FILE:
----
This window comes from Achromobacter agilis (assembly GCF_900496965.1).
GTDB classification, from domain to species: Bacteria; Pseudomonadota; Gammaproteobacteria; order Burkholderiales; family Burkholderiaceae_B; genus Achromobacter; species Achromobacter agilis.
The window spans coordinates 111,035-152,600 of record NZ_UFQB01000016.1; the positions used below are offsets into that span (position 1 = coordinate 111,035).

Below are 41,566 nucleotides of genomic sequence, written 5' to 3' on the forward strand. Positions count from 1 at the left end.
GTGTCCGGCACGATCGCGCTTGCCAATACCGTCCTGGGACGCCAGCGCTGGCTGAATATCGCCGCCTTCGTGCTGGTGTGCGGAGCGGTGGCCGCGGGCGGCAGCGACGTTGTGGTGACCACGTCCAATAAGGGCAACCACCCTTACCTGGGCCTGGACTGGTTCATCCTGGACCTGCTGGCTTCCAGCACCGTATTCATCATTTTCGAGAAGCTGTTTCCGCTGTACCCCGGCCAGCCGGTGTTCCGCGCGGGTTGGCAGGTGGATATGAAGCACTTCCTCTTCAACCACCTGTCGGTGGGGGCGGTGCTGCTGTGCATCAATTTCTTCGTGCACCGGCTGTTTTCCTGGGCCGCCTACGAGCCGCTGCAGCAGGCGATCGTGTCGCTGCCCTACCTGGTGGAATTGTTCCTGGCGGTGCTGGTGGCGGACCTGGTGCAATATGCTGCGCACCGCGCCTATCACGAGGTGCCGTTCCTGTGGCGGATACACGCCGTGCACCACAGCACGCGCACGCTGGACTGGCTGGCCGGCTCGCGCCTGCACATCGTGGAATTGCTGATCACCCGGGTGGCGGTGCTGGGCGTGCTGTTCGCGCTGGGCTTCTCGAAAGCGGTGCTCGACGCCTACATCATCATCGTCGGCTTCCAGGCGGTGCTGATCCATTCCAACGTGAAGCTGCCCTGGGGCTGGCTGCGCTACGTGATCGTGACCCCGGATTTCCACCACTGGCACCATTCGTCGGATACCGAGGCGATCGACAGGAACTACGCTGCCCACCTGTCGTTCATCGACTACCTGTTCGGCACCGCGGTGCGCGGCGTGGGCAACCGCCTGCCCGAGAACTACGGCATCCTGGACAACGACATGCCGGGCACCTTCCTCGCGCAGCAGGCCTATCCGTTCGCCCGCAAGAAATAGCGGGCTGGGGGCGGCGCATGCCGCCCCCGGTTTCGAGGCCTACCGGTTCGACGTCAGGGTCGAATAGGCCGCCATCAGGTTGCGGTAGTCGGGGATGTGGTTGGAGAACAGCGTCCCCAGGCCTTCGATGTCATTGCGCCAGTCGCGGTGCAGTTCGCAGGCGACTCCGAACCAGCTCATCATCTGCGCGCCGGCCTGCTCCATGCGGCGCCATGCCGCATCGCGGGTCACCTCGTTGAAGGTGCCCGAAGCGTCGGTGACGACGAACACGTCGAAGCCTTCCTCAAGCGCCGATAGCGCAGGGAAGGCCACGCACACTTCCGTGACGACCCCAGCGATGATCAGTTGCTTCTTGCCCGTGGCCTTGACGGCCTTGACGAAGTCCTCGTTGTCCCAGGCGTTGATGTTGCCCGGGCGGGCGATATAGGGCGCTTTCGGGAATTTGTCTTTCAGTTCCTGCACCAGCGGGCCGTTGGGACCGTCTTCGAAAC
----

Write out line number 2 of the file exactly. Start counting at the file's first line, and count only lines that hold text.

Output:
GTDB classification, from domain to species: Bacteria; Pseudomonadota; Gammaproteobacteria; order Burkholderiales; family Burkholderiaceae_B; genus Achromobacter; species Achromobacter agilis.